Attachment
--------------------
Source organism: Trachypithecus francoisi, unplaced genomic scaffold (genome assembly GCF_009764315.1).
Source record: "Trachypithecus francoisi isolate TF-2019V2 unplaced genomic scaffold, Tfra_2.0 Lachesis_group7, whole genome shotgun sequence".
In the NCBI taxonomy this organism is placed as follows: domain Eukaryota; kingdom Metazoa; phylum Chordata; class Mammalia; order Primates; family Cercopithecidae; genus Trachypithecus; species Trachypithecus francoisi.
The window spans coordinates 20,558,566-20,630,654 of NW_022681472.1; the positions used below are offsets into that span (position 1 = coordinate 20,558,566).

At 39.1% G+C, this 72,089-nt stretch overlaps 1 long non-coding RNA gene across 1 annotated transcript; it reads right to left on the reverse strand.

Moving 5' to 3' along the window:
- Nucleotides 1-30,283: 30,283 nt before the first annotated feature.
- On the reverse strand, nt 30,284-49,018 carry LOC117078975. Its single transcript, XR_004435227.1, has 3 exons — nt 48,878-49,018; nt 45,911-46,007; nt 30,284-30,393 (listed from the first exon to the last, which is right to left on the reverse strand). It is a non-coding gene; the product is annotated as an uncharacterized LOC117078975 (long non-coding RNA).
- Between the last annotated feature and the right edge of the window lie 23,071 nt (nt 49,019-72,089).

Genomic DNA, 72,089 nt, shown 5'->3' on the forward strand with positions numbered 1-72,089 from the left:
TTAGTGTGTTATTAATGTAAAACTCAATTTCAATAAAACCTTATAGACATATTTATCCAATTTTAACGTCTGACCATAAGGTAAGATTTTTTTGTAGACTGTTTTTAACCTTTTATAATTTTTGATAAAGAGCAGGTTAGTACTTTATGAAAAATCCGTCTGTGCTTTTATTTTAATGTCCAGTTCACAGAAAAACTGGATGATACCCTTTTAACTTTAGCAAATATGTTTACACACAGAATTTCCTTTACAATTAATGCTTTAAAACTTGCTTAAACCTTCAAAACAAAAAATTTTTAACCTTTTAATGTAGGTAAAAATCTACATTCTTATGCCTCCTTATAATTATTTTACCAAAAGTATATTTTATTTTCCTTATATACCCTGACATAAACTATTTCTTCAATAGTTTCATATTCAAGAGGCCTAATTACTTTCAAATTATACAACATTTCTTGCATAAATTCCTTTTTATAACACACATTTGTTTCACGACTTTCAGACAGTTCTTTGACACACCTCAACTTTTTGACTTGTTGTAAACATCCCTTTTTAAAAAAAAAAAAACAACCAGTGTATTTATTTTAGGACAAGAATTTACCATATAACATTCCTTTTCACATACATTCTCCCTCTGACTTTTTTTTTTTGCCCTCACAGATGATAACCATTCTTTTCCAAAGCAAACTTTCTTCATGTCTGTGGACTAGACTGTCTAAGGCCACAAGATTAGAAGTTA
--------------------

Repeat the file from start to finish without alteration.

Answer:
Source organism: Trachypithecus francoisi, unplaced genomic scaffold (genome assembly GCF_009764315.1).
Source record: "Trachypithecus francoisi isolate TF-2019V2 unplaced genomic scaffold, Tfra_2.0 Lachesis_group7, whole genome shotgun sequence".
In the NCBI taxonomy this organism is placed as follows: domain Eukaryota; kingdom Metazoa; phylum Chordata; class Mammalia; order Primates; family Cercopithecidae; genus Trachypithecus; species Trachypithecus francoisi.
The window spans coordinates 20,558,566-20,630,654 of NW_022681472.1; the positions used below are offsets into that span (position 1 = coordinate 20,558,566).

At 39.1% G+C, this 72,089-nt stretch overlaps 1 long non-coding RNA gene across 1 annotated transcript; it reads right to left on the reverse strand.

Moving 5' to 3' along the window:
- Nucleotides 1-30,283: 30,283 nt before the first annotated feature.
- On the reverse strand, nt 30,284-49,018 carry LOC117078975. Its single transcript, XR_004435227.1, has 3 exons — nt 48,878-49,018; nt 45,911-46,007; nt 30,284-30,393 (listed from the first exon to the last, which is right to left on the reverse strand). It is a non-coding gene; the product is annotated as an uncharacterized LOC117078975 (long non-coding RNA).
- Between the last annotated feature and the right edge of the window lie 23,071 nt (nt 49,019-72,089).

Genomic DNA, 72,089 nt, shown 5'->3' on the forward strand with positions numbered 1-72,089 from the left:
TTAGTGTGTTATTAATGTAAAACTCAATTTCAATAAAACCTTATAGACATATTTATCCAATTTTAACGTCTGACCATAAGGTAAGATTTTTTTGTAGACTGTTTTTAACCTTTTATAATTTTTGATAAAGAGCAGGTTAGTACTTTATGAAAAATCCGTCTGTGCTTTTATTTTAATGTCCAGTTCACAGAAAAACTGGATGATACCCTTTTAACTTTAGCAAATATGTTTACACACAGAATTTCCTTTACAATTAATGCTTTAAAACTTGCTTAAACCTTCAAAACAAAAAATTTTTAACCTTTTAATGTAGGTAAAAATCTACATTCTTATGCCTCCTTATAATTATTTTACCAAAAGTATATTTTATTTTCCTTATATACCCTGACATAAACTATTTCTTCAATAGTTTCATATTCAAGAGGCCTAATTACTTTCAAATTATACAACATTTCTTGCATAAATTCCTTTTTATAACACACATTTGTTTCACGACTTTCAGACAGTTCTTTGACACACCTCAACTTTTTGACTTGTTGTAAACATCCCTTTTTAAAAAAAAAAAAACAACCAGTGTATTTATTTTAGGACAAGAATTTACCATATAACATTCCTTTTCACATACATTCTCCCTCTGACTTTTTTTTTTTGCCCTCACAGATGATAACCATTCTTTTCCAAAGCAAACTTTCTTCATGTCTGTGGACTAGACTGTCTAAGGCCACAAGATTAGAAGTTA